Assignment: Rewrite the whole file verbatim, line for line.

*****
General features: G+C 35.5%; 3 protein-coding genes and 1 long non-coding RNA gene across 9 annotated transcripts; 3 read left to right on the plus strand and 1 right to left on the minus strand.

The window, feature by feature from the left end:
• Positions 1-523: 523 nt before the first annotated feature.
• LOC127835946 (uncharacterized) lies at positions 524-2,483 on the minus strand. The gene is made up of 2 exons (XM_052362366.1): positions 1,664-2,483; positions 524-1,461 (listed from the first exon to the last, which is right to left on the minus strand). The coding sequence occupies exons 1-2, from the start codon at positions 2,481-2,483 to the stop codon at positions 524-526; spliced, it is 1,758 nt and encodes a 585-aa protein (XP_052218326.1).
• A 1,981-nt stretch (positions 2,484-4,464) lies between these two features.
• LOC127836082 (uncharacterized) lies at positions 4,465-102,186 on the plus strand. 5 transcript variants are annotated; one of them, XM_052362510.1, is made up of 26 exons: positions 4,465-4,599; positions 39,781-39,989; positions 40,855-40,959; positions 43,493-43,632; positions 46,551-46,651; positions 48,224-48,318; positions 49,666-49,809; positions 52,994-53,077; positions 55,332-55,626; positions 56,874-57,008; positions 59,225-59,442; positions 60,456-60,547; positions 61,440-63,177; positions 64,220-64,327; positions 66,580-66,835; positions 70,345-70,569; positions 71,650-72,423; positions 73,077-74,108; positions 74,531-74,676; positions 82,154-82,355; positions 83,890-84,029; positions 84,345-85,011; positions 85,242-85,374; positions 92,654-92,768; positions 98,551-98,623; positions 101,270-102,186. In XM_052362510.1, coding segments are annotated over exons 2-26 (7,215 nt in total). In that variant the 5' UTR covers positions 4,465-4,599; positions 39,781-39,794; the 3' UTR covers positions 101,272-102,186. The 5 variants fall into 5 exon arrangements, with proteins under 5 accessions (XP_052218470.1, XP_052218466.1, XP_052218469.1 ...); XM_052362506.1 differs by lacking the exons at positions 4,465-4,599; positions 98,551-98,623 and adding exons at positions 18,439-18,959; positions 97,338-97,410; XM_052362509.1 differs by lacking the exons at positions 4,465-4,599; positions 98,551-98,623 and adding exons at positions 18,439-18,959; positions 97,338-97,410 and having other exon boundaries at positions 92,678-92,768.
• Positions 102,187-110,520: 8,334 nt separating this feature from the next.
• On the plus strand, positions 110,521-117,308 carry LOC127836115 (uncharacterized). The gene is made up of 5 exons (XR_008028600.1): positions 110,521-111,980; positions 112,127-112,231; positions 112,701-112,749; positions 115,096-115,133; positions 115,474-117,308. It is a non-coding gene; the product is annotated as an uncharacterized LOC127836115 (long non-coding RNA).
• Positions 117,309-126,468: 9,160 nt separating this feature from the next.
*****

General features: G+C 35.5%; 3 protein-coding genes and 1 long non-coding RNA gene across 9 annotated transcripts; 3 read left to right on the plus strand and 1 right to left on the minus strand.

The window, feature by feature from the left end:
• Positions 1-523: 523 nt before the first annotated feature.
• LOC127835946 (uncharacterized) lies at positions 524-2,483 on the minus strand. The gene is made up of 2 exons (XM_052362366.1): positions 1,664-2,483; positions 524-1,461 (listed from the first exon to the last, which is right to left on the minus strand). The coding sequence occupies exons 1-2, from the start codon at positions 2,481-2,483 to the stop codon at positions 524-526; spliced, it is 1,758 nt and encodes a 585-aa protein (XP_052218326.1).
• A 1,981-nt stretch (positions 2,484-4,464) lies between these two features.
• LOC127836082 (uncharacterized) lies at positions 4,465-102,186 on the plus strand. 5 transcript variants are annotated; one of them, XM_052362510.1, is made up of 26 exons: positions 4,465-4,599; positions 39,781-39,989; positions 40,855-40,959; positions 43,493-43,632; positions 46,551-46,651; positions 48,224-48,318; positions 49,666-49,809; positions 52,994-53,077; positions 55,332-55,626; positions 56,874-57,008; positions 59,225-59,442; positions 60,456-60,547; positions 61,440-63,177; positions 64,220-64,327; positions 66,580-66,835; positions 70,345-70,569; positions 71,650-72,423; positions 73,077-74,108; positions 74,531-74,676; positions 82,154-82,355; positions 83,890-84,029; positions 84,345-85,011; positions 85,242-85,374; positions 92,654-92,768; positions 98,551-98,623; positions 101,270-102,186. In XM_052362510.1, coding segments are annotated over exons 2-26 (7,215 nt in total). In that variant the 5' UTR covers positions 4,465-4,599; positions 39,781-39,794; the 3' UTR covers positions 101,272-102,186. The 5 variants fall into 5 exon arrangements, with proteins under 5 accessions (XP_052218470.1, XP_052218466.1, XP_052218469.1 ...); XM_052362506.1 differs by lacking the exons at positions 4,465-4,599; positions 98,551-98,623 and adding exons at positions 18,439-18,959; positions 97,338-97,410; XM_052362509.1 differs by lacking the exons at positions 4,465-4,599; positions 98,551-98,623 and adding exons at positions 18,439-18,959; positions 97,338-97,410 and having other exon boundaries at positions 92,678-92,768.
• Positions 102,187-110,520: 8,334 nt separating this feature from the next.
• On the plus strand, positions 110,521-117,308 carry LOC127836115 (uncharacterized). The gene is made up of 5 exons (XR_008028600.1): positions 110,521-111,980; positions 112,127-112,231; positions 112,701-112,749; positions 115,096-115,133; positions 115,474-117,308. It is a non-coding gene; the product is annotated as an uncharacterized LOC127836115 (long non-coding RNA).
• Positions 117,309-126,468: 9,160 nt separating this feature from the next.